The Pointe-Claire village is my favourite part of Pointe-Claire and the West Island. I spent a lot of time there growing up, at the once library Stewart Hall cultural center, walking along the Lakeshore with family and friends and watching Canada Day fireworks over Lac St-Louis.
The Pointe-Claire village is a popular pit stop for cyclists who pass through going West to Ste-Anne-de-Bellevue and off island and East towards downtown. It has cafés, bakeries, restaurants and small boutiques. It is really a piece of the Plateau of Montreal in the West Island, just with a much older, wealthier demographic, limited to one main street and much quieter evenings than in the Plateau. And, of course, transit is much less frequent (the two-oh-once-in-awhile passes though the village).
There are cute cafés, nice restaurants, and over-priced “vintage” clothing stores. There is a yoga studio, a used book store and a Dix-Mille Villages. There are two bicycle shops, three bars (including a Ye Ol’ Ochard) and a Bilboquet. And a post office — but not for much longer.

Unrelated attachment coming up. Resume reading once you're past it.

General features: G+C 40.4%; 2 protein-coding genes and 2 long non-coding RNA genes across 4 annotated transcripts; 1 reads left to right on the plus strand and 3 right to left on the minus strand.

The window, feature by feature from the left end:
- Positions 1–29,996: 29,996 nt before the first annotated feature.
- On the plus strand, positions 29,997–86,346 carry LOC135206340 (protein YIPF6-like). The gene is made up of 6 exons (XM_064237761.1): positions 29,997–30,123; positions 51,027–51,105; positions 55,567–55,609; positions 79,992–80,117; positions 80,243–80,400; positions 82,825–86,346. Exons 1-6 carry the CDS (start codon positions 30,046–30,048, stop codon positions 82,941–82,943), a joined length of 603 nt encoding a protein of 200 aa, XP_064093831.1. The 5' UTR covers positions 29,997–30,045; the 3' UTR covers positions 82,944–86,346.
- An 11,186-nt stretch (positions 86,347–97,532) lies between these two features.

The Pointe-Claire village used to be quite self-sustaining, a true village. There was a grocery store, but it recently closed. There was a bank, but it also closed. And presently the government is to close the post office. These are essential amenities for a community, to which residents were able to walk or bike, for many years. Considering the aging population in the village, amenities within walking distance are essential to ensuring the continued mobility and independence of aging residents.
The village still has cafés, restaurants, boutiques and a dépanneur, but the absence of essential services such as a bank, a grocery store and a post office is the beginning of taking away the vital organs of a thriving village body.